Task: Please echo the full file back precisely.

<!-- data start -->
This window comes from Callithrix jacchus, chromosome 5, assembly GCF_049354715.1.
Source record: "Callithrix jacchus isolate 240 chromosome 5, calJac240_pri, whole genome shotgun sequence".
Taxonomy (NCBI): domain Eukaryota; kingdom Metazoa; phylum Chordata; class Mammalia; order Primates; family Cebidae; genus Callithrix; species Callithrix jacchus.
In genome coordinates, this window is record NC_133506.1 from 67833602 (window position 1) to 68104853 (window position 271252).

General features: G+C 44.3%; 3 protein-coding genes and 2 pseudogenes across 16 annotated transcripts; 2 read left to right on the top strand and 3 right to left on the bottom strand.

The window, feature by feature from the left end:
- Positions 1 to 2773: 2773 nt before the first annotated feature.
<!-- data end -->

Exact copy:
This window comes from Callithrix jacchus, chromosome 5, assembly GCF_049354715.1.
Source record: "Callithrix jacchus isolate 240 chromosome 5, calJac240_pri, whole genome shotgun sequence".
Taxonomy (NCBI): domain Eukaryota; kingdom Metazoa; phylum Chordata; class Mammalia; order Primates; family Cebidae; genus Callithrix; species Callithrix jacchus.
In genome coordinates, this window is record NC_133506.1 from 67833602 (window position 1) to 68104853 (window position 271252).

General features: G+C 44.3%; 3 protein-coding genes and 2 pseudogenes across 16 annotated transcripts; 2 read left to right on the top strand and 3 right to left on the bottom strand.

The window, feature by feature from the left end:
- Positions 1 to 2773: 2773 nt before the first annotated feature.